In our research – and in clinical psychology more broadly – absolutist thinking is viewed as an unhealthy thinking style that disrupts emotion-regulation and hinders people from achieving their goals. Yet we all, to varying extents, are disposed to it – why is this? Primarily, because it’s much easier than dealing with the true complexities of life. The term cognitive miser, first introduced by the American psychologists Susan Fiske and Shelley Taylor in 1984, describes how humans seek the simplest and least effortful ways of thinking. Nuance and complexity is expensive – it takes up precious time and energy – so wherever possible we try to cut corners. This is why we have biases and prejudices, and form habits. It’s why the study of heuristics (intuitive ‘gut-feeling’ judgments) is so useful in behavioural economics and political science.

But there is no such thing as a free lunch; the time and energy saved through absolutist thinking has a cost. In order to successfully navigate through life, we need to appreciate nuance, understand complexity and embrace flexibility. When we succumb to absolutist thinking for the most important matters in our lives – such as our goals, relationships and self-esteem – the consequences are disastrous.

The article is here.

Thursday, June 14, 2018

The Benefits of Admitting When You Don’t Know

Tenelle Porter
Behavioral Scientist
Originally published April 30, 2018

Here is an excerpt:

We found that the more intellectually humble students were more motivated to learn and more likely to use effective metacognitive strategies, like quizzing themselves to check their own understanding. They also ended the year with higher grades in math. We also found that the teachers, who hadn’t seen students’ intellectual humility questionnaires, rated the more intellectually humble students as more engaged in learning.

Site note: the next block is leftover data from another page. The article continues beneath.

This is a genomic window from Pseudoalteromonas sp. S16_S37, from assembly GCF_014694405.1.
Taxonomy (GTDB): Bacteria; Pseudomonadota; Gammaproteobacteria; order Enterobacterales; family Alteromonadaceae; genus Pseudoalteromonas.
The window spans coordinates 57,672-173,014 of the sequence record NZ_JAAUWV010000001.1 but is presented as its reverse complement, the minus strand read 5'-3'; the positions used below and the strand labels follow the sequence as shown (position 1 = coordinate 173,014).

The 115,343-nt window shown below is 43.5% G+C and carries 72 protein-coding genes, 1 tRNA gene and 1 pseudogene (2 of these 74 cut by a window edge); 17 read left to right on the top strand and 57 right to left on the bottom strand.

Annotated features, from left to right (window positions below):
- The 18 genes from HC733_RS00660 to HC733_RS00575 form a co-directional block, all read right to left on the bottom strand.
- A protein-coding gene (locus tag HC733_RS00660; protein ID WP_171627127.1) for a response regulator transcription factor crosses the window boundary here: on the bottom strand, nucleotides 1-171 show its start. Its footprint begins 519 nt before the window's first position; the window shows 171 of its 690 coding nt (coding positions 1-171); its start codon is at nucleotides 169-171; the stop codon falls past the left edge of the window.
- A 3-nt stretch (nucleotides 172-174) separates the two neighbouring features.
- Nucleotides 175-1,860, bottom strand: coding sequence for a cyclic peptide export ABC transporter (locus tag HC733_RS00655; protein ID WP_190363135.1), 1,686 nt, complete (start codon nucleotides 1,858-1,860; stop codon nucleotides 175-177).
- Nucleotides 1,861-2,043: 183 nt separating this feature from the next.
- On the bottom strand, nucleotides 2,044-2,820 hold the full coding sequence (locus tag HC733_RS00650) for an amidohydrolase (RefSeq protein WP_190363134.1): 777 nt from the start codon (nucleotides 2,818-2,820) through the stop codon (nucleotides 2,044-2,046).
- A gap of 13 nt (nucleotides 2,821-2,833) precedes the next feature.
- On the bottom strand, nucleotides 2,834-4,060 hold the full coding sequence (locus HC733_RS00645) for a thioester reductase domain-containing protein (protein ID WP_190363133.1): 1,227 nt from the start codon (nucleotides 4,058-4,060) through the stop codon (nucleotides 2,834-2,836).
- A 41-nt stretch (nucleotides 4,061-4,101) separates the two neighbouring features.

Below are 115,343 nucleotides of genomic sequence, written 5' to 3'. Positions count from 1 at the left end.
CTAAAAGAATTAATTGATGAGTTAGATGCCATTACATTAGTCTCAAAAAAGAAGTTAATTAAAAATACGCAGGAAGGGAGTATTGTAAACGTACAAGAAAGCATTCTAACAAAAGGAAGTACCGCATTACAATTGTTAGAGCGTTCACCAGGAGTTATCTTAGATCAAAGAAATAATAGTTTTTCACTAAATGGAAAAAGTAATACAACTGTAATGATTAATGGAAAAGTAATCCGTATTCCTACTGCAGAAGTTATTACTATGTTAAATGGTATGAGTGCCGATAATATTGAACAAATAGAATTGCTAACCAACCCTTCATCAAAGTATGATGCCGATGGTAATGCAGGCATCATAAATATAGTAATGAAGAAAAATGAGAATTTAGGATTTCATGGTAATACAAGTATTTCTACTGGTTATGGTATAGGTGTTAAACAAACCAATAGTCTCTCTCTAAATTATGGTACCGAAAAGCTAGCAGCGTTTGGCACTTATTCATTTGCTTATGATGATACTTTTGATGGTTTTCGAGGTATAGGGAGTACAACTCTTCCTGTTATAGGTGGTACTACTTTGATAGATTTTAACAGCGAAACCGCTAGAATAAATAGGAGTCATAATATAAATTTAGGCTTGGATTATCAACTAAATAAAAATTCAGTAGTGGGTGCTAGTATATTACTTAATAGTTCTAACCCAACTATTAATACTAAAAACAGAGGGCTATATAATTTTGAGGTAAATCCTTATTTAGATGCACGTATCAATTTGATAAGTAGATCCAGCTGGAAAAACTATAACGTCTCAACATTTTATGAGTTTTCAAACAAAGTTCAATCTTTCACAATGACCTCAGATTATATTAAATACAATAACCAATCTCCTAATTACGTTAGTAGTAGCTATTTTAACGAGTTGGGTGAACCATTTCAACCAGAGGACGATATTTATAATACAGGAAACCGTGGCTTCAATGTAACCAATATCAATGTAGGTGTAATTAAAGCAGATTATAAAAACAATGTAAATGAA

Next, we moved into the lab. Could temporarily boosting intellectual humility make people more willing to seek help in an area of intellectual weakness? We induced intellectual humility in half of our participants by having them read a brief article that described the benefits of admitting what you do not know. The other half read an article about the benefits of being very certain of what you know. We then measured their intellectual humility.

Those who read the benefits-of-humility article self-reported higher intellectual humility than those in the other group. What’s more, in a follow-up exercise 85 percent of these same participants sought extra help for an area of intellectual weakness. By contrast, only 65 percent of the participants who read about the benefits of being certain sought the extra help that they needed. This experiment provided evidence that enhancing intellectual humility has the potential to affect students’ actual learning behavior.

Together, our findings illustrate that intellectual humility is associated with a host of outcomes that we think are important for learning in school, and they suggest that boosting intellectual humility may have benefits for learning.

The article is here.